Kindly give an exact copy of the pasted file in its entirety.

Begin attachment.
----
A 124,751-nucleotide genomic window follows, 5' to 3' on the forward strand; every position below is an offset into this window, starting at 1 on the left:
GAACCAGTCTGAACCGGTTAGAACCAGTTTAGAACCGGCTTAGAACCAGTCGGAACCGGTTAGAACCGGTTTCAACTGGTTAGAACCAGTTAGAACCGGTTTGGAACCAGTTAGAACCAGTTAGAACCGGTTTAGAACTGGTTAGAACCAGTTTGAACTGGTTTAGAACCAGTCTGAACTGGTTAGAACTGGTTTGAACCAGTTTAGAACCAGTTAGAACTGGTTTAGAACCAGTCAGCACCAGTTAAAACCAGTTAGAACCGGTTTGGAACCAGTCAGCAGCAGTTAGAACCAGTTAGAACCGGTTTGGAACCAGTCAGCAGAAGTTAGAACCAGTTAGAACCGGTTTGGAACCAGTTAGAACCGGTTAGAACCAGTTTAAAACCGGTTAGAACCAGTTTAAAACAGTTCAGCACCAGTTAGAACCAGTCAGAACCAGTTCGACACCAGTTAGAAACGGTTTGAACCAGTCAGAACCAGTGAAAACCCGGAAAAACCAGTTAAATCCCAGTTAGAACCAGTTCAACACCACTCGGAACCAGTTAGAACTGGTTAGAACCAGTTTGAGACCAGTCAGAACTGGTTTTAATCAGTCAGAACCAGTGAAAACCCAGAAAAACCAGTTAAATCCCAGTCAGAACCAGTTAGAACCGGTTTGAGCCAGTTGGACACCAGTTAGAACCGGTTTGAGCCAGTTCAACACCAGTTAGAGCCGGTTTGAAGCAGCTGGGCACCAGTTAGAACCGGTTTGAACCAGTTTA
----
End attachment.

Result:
A 124,751-nucleotide genomic window follows, 5' to 3' on the forward strand; every position below is an offset into this window, starting at 1 on the left:
GAACCAGTCTGAACCGGTTAGAACCAGTTTAGAACCGGCTTAGAACCAGTCGGAACCGGTTAGAACCGGTTTCAACTGGTTAGAACCAGTTAGAACCGGTTTGGAACCAGTTAGAACCAGTTAGAACCGGTTTAGAACTGGTTAGAACCAGTTTGAACTGGTTTAGAACCAGTCTGAACTGGTTAGAACTGGTTTGAACCAGTTTAGAACCAGTTAGAACTGGTTTAGAACCAGTCAGCACCAGTTAAAACCAGTTAGAACCGGTTTGGAACCAGTCAGCAGCAGTTAGAACCAGTTAGAACCGGTTTGGAACCAGTCAGCAGAAGTTAGAACCAGTTAGAACCGGTTTGGAACCAGTTAGAACCGGTTAGAACCAGTTTAAAACCGGTTAGAACCAGTTTAAAACAGTTCAGCACCAGTTAGAACCAGTCAGAACCAGTTCGACACCAGTTAGAAACGGTTTGAACCAGTCAGAACCAGTGAAAACCCGGAAAAACCAGTTAAATCCCAGTTAGAACCAGTTCAACACCACTCGGAACCAGTTAGAACTGGTTAGAACCAGTTTGAGACCAGTCAGAACTGGTTTTAATCAGTCAGAACCAGTGAAAACCCAGAAAAACCAGTTAAATCCCAGTCAGAACCAGTTAGAACCGGTTTGAGCCAGTTGGACACCAGTTAGAACCGGTTTGAGCCAGTTCAACACCAGTTAGAGCCGGTTTGAAGCAGCTGGGCACCAGTTAGAACCGGTTTGAACCAGTTTA